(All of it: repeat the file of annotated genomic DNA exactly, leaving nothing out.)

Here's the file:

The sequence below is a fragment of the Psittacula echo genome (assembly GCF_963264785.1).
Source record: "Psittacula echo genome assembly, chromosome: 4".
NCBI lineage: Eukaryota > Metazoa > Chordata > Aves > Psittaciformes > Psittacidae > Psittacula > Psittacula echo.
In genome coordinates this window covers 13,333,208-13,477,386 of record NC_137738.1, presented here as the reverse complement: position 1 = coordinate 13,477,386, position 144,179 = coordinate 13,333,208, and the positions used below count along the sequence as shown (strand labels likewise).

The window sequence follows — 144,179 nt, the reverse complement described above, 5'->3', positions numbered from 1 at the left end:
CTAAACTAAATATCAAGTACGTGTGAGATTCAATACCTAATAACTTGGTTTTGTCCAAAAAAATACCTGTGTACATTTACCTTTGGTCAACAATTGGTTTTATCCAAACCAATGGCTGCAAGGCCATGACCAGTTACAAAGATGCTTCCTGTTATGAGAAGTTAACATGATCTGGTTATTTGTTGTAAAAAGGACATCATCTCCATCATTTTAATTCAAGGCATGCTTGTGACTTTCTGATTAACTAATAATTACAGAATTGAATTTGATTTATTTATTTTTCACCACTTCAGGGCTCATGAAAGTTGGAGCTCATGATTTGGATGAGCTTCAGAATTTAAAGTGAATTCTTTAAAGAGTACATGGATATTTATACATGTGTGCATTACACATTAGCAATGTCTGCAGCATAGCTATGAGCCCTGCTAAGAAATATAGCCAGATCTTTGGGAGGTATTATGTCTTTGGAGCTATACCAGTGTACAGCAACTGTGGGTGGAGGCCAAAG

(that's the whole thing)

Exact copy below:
The sequence below is a fragment of the Psittacula echo genome (assembly GCF_963264785.1).
Source record: "Psittacula echo genome assembly, chromosome: 4".
NCBI lineage: Eukaryota > Metazoa > Chordata > Aves > Psittaciformes > Psittacidae > Psittacula > Psittacula echo.
In genome coordinates this window covers 13,333,208-13,477,386 of record NC_137738.1, presented here as the reverse complement: position 1 = coordinate 13,477,386, position 144,179 = coordinate 13,333,208, and the positions used below count along the sequence as shown (strand labels likewise).

The window sequence follows — 144,179 nt, the reverse complement described above, 5'->3', positions numbered from 1 at the left end:
CTAAACTAAATATCAAGTACGTGTGAGATTCAATACCTAATAACTTGGTTTTGTCCAAAAAAATACCTGTGTACATTTACCTTTGGTCAACAATTGGTTTTATCCAAACCAATGGCTGCAAGGCCATGACCAGTTACAAAGATGCTTCCTGTTATGAGAAGTTAACATGATCTGGTTATTTGTTGTAAAAAGGACATCATCTCCATCATTTTAATTCAAGGCATGCTTGTGACTTTCTGATTAACTAATAATTACAGAATTGAATTTGATTTATTTATTTTTCACCACTTCAGGGCTCATGAAAGTTGGAGCTCATGATTTGGATGAGCTTCAGAATTTAAAGTGAATTCTTTAAAGAGTACATGGATATTTATACATGTGTGCATTACACATTAGCAATGTCTGCAGCATAGCTATGAGCCCTGCTAAGAAATATAGCCAGATCTTTGGGAGGTATTATGTCTTTGGAGCTATACCAGTGTACAGCAACTGTGGGTGGAGGCCAAAG